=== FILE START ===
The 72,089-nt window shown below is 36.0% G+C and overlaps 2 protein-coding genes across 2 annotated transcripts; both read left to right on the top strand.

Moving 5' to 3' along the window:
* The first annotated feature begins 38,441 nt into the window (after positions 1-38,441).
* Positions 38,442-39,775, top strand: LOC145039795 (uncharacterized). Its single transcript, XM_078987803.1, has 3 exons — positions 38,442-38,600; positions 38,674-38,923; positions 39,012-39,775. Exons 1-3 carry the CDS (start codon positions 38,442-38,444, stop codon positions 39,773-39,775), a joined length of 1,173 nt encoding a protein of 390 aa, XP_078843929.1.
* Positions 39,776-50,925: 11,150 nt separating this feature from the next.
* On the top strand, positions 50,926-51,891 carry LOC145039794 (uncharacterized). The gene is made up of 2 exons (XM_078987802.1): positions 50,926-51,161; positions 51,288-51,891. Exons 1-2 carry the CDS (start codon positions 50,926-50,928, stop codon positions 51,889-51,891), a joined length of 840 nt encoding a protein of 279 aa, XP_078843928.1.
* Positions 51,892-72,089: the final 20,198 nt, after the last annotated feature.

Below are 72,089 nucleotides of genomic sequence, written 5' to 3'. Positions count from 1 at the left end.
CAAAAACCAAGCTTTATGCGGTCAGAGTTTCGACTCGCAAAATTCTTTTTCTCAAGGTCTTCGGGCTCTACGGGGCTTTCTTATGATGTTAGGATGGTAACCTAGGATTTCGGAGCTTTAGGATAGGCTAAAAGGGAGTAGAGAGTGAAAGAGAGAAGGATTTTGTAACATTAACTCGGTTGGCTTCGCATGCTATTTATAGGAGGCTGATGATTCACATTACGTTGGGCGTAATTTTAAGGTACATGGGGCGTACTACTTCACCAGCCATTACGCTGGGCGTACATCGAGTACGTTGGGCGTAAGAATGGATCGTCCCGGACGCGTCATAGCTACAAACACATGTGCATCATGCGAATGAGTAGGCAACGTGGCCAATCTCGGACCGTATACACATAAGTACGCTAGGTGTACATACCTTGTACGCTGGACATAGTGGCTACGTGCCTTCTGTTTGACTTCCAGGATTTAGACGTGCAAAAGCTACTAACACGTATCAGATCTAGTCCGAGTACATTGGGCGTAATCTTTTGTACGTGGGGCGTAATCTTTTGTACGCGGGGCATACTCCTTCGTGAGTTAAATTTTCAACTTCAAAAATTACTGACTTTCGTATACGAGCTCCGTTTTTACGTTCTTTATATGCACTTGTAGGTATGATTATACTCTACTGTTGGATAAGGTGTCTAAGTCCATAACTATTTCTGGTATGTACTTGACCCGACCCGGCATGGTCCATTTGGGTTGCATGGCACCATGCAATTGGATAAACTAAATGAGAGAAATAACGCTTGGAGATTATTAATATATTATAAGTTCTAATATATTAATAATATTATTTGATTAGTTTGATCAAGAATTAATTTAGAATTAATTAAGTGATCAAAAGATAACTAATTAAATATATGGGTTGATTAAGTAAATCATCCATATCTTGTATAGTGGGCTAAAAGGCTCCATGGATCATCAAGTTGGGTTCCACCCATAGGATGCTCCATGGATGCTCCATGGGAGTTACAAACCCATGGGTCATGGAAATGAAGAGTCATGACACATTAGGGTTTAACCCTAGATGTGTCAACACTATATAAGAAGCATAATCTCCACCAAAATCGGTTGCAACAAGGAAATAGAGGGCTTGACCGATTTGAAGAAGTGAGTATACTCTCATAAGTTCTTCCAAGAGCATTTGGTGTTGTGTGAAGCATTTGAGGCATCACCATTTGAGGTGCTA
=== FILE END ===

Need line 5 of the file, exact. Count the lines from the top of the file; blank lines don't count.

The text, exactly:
* Positions 39,776-50,925: 11,150 nt separating this feature from the next.